The Therapeutic Relationship...
Contacting a counsellor and going along to that first session can be quite an anxiety-provoking experience; opening up and talking about the things that are on your mind and worrying you to a complete stranger is daunting. You may be feeling quite vulnerable and hold a belief that the therapist is more powerful in some way.
I meet a lot of people who have experienced counselling in the past and they often comment that it was not helpful. One of the biggest reasons for this is a lack of connection between the therapist and client, with the client perhaps feeling misunderstood, uncomfortable and just not able to be themselves. This feeling of unease can be interpreted as evidence that it is counselling that is not effective rather than the relationship.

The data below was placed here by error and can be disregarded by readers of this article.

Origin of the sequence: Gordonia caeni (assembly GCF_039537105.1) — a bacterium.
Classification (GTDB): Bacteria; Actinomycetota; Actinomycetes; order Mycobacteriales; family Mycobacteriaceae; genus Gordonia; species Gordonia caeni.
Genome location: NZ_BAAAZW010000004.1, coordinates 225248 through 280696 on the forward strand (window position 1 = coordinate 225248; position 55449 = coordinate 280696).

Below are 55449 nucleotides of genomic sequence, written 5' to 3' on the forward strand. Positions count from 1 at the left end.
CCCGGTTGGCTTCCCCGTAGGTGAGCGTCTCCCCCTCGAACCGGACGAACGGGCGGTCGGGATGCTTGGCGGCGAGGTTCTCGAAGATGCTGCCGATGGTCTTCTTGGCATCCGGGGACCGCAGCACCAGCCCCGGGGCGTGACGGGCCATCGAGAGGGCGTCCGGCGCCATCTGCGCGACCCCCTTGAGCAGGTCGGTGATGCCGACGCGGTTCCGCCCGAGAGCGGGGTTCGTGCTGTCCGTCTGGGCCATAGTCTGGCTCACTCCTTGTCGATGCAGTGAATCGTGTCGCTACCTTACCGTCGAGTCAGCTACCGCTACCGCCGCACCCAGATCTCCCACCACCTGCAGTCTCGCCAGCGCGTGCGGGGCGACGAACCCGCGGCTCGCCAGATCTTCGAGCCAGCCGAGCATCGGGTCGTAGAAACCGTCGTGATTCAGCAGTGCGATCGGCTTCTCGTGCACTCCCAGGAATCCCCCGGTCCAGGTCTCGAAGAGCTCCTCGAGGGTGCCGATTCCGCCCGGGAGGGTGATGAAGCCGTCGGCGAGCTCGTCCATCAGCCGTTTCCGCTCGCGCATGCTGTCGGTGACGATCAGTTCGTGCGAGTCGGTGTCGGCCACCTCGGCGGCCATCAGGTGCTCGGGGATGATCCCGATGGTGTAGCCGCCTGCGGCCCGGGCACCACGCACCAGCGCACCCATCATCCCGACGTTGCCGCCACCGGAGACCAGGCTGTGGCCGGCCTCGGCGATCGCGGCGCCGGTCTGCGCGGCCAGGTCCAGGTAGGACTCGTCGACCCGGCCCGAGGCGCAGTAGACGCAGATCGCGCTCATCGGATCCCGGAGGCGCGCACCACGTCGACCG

The therapeutic relationship is considered to be one of the main tools for achieving positive change. Although many counsellors will have received similar training, their personality and unique way of being will need to fit with you. This has been studied by counsellors, psychologists and psychotherapists over many years concluding that there are a few fundamental components in the establishment of a trusting, supportive relationship. If the relationship is strong, and likely to be effective, you will feel supported and understood, you will experience the counsellor as genuine and you will feel valued as a person.